JAKARTA, Indonesia / The Jakarta Post / August 31, 2010
By Jennie S. Bev, San Francisco
The Indonesian Health Ministry claims to have spent eight years drafting a universal healthcare bill, but has been facing a series of hurdles: lack of funding and other technical issues. The 2008 health insurance scheme for the poor, Jamkesmas, is notorious for its complex procedures and documentation requirements.
For Indonesia to pursue universal healthcare is constitutional, as it is stated in the 1945 Constitution amendments of Article 28H and Article 34 (2) and (3), as the poor’s healthcare is assured by law. The underlying premise is the financially able should assist those who are not.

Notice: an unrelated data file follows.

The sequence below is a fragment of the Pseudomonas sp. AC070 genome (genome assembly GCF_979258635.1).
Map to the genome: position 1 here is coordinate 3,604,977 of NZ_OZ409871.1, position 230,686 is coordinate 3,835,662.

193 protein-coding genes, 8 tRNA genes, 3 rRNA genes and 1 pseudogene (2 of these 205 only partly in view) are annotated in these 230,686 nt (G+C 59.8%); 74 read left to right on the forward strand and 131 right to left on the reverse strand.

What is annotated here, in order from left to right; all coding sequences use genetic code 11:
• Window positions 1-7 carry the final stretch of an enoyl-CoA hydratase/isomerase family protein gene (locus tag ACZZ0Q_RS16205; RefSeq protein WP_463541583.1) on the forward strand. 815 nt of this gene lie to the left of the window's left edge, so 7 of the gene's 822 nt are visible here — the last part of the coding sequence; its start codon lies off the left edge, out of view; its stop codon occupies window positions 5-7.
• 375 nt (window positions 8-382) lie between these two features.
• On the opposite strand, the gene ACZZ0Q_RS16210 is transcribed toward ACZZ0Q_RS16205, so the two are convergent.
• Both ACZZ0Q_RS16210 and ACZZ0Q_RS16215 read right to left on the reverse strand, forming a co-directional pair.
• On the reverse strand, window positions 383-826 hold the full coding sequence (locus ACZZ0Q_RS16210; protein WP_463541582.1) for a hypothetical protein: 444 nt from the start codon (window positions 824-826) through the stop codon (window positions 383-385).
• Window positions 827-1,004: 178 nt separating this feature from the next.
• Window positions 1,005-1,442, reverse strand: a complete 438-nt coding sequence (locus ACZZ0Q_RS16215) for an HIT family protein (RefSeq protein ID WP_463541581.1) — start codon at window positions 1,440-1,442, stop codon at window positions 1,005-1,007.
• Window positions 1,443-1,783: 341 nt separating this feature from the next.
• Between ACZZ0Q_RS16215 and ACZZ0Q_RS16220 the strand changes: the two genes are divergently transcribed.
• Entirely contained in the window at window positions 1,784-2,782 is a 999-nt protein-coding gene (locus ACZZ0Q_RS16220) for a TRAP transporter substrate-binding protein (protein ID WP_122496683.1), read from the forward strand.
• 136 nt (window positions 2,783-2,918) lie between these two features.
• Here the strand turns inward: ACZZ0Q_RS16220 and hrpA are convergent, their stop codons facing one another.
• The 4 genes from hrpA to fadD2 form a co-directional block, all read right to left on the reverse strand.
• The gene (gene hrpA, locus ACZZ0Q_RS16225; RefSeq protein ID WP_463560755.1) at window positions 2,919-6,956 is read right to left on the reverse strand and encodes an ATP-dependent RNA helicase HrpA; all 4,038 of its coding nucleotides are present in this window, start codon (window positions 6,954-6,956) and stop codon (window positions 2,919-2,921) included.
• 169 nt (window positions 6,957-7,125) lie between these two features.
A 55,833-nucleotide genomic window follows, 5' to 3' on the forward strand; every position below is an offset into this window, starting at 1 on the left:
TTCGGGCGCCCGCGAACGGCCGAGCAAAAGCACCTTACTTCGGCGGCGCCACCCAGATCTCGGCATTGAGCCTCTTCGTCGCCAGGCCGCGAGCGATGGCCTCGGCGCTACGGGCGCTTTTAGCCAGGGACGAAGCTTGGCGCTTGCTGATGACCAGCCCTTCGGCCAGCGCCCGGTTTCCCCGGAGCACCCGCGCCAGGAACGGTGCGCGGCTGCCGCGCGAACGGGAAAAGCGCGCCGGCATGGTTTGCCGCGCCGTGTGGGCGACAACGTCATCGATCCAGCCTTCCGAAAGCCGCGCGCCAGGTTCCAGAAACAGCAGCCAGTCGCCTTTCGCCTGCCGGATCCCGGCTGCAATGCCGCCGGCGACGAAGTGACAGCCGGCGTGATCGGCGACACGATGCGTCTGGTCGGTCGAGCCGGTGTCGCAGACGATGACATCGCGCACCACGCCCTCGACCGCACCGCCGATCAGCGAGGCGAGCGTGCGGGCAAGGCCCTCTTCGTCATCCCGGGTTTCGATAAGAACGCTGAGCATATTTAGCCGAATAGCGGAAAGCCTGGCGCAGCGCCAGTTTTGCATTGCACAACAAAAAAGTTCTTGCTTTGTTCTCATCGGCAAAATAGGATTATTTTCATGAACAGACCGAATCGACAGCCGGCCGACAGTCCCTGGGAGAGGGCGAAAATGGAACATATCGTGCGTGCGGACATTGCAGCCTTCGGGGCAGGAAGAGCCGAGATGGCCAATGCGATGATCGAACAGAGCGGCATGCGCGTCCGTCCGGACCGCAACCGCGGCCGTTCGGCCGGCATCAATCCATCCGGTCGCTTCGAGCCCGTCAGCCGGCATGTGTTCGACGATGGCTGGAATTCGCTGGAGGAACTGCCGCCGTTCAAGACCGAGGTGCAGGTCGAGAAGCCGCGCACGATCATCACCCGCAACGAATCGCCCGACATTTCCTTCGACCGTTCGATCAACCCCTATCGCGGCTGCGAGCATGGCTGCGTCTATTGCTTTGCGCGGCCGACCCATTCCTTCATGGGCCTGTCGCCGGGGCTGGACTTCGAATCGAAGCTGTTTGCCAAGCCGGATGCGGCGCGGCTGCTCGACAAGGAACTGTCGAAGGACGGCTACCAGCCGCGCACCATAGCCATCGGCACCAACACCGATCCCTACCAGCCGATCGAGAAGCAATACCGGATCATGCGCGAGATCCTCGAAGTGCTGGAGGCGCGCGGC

The notoriety in defining “poor” in Indonesia is because it is based on a local authority’s letter stating one’s poverty (surat pernyataan miskin). Compared with the USA, where one must show one’s annual tax report statement that quantifies the exact taxable earnings. Such a subjective statement of being “poor” in Indonesia must be revised, which brings with it implications for tax-reporting procedures.
What is exactly is “universal healthcare”? Why is it appealing? Is it the answer to all healthcare issues?
For more, click here
The writer (jenniesbev.com) is an author and columnist based in Northern California.
Copyright © 2008 The Jakarta Post - PT Bina Media Tenggara.